When I was in college and grad school, I waited tables to pay my tuition bills. At that time, my nightmares were either about tests for which I was not prepared or endless tables of customers waiting inordinately long for their food.
Fast forward to the present. As a tenant broker, my work-related nightmares are about missing my clients’ lease renewal or termination notice dates. It can be truly catastrophic for a tenant to miss a notice date and risk forgoing an option to renew or terminate a lease. And, landlords are not likely to let the lapse slide and honor the late notice — especially where tenant-favorable option language is concerned.
You lease 10,000 square feet in an office building in Austin, Texas. You have the right to renew for five years at a 3% increase over your then-current rental rate. Because you originally leased your space before the market skyrocketed, your rental rate is currently $10 per square foot below market and this option will enable you to enjoy that below market rate for five more years. If your lease says that you must give landlord 270 days prior notice to exercise this option and you don’t realize until too late that 270 days does not equal nine months, you just missed the notice deadline. If you then end up with a market renewal rate, you just cost your company $500,000. Ouch.
How do you ensure you never miss a date, whether you are the tenant or the broker representing the tenant?
My solution has been to abstract every lease into a lease administration database licensed by my company. I then set ticklers to alert me in advance of approaching notice dates.
Some larger companies already have their leases in lease admin systems, however, I find this is the exception rather than the rule. Further, often the broker does not have access to the system. I will happily duplicate the client’s system in order to sleep well at night knowing that I am not going to miss a date.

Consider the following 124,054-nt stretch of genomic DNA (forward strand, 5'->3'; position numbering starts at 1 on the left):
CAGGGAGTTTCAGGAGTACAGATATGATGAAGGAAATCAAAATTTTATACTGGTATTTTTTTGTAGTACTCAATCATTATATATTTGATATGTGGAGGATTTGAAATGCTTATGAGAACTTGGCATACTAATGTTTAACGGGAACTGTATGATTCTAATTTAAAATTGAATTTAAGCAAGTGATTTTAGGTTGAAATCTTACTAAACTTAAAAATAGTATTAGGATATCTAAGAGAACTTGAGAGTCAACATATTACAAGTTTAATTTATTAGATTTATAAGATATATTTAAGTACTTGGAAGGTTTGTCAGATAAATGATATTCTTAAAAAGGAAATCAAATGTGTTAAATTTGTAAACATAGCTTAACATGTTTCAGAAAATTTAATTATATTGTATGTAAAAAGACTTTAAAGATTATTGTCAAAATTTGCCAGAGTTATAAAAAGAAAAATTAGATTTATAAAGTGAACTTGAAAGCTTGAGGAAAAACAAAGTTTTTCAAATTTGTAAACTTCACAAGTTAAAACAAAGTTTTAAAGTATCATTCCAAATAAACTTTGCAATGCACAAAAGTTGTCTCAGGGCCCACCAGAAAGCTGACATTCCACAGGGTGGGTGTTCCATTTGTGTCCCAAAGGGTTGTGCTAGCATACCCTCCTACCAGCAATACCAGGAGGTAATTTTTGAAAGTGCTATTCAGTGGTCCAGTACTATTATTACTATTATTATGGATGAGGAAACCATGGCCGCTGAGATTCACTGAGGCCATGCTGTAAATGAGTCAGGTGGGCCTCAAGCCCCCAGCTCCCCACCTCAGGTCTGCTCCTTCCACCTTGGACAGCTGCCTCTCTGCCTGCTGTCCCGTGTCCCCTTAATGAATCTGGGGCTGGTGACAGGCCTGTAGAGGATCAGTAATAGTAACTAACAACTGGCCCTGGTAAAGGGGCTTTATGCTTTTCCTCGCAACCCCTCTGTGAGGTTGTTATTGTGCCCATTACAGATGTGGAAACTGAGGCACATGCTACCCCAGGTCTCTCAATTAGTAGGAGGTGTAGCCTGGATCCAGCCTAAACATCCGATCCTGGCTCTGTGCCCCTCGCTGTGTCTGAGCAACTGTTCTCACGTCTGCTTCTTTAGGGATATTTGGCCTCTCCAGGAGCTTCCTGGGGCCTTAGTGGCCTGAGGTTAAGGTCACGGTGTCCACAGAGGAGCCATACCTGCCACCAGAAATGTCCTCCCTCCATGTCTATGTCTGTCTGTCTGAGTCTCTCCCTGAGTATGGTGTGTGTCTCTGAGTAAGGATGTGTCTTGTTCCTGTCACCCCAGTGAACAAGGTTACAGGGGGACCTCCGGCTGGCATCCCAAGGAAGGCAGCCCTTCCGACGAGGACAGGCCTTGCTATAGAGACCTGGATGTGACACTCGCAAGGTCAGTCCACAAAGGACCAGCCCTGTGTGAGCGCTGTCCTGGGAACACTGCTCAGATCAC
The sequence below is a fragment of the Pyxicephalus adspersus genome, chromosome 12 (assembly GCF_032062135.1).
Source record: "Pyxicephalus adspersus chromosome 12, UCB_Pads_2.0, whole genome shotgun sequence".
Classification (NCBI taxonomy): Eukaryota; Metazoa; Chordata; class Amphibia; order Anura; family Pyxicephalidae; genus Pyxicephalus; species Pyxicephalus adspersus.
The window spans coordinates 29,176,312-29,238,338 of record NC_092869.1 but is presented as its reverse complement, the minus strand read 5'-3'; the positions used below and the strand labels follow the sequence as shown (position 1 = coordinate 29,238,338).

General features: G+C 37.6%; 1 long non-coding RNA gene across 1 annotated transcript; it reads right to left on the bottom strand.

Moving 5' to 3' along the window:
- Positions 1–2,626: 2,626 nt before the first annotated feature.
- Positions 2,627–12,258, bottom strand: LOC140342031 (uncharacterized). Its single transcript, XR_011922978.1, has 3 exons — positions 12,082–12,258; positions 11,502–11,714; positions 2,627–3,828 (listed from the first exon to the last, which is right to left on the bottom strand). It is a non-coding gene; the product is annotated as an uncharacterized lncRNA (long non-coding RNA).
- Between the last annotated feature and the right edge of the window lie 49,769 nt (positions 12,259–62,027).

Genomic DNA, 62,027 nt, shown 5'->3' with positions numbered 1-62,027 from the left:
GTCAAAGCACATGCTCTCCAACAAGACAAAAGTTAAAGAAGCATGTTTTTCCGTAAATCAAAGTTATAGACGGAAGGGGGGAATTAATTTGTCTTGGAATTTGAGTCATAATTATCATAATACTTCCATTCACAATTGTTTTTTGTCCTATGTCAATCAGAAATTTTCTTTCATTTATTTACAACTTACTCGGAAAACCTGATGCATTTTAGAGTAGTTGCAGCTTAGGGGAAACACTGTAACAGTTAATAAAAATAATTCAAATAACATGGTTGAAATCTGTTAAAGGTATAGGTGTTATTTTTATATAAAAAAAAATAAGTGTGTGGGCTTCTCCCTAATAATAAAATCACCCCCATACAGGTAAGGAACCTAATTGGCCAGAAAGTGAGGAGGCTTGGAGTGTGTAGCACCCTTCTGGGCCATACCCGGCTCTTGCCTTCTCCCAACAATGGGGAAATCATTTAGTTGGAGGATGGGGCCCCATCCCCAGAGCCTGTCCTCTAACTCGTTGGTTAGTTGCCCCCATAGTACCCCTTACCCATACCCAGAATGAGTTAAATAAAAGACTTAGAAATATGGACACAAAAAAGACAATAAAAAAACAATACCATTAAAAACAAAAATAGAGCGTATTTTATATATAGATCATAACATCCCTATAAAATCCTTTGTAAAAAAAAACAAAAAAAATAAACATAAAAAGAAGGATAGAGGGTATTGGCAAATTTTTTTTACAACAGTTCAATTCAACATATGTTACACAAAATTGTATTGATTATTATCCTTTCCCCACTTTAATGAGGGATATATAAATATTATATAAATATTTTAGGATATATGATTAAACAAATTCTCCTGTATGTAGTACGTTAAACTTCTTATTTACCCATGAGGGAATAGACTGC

How does this work?
After a lease is fully executed, I make sure it is abstracted into our database. As part of that process, I set reminder ticklers to give me sufficient advance notice so that I have can notify my client of the approaching deadline and help them figure out how they wish to address it.
If my client leases 100,000 square feet and they have a right to renew for five years with twelve months’ notice, I am going to set my tickler for at least 18 months prior to the notice date to ensure the client has time to evaluate renewal versus relocation scenarios prior to giving notice. For smaller spaces and/or shorter terms, ticklers are set closer to the notice dates.
What do I do when I receive a tickler notice?
On a renewal, I will look at:
- My client’s density in the location: Do they have enough space? Too much?
- My client’s rental rate vis a vis market
- The availability of relocation options in the market
I will synthesize the information above into a memo to my client so that they can evaluate their current situation and begin to formulate a strategy with regard to the renewal. If my client is not yet ready to make a decision, I will reset the tickler for a month or two later so that I am not in danger of forgetting the notice date. I keep resetting the tickler until my client has exercised or waived whatever right is concerned.
There are other benefits to having access to my own lease admin files. I can answer any client questions regarding previously negotiated leases very quickly and accurately. I can facilitate speedy review of any estoppel forms received by my clients and also monitor their leases for renegotiation opportunities. For these reasons, my clients readily agree to let me abstract their leases. And, because this is an application to which only the broker working on the deal has access, there are no privacy concerns as to other brokers or clients.
If my approach has piqued your interest, I am happy to recommend lease admin programs or discuss my process. You can contact me here.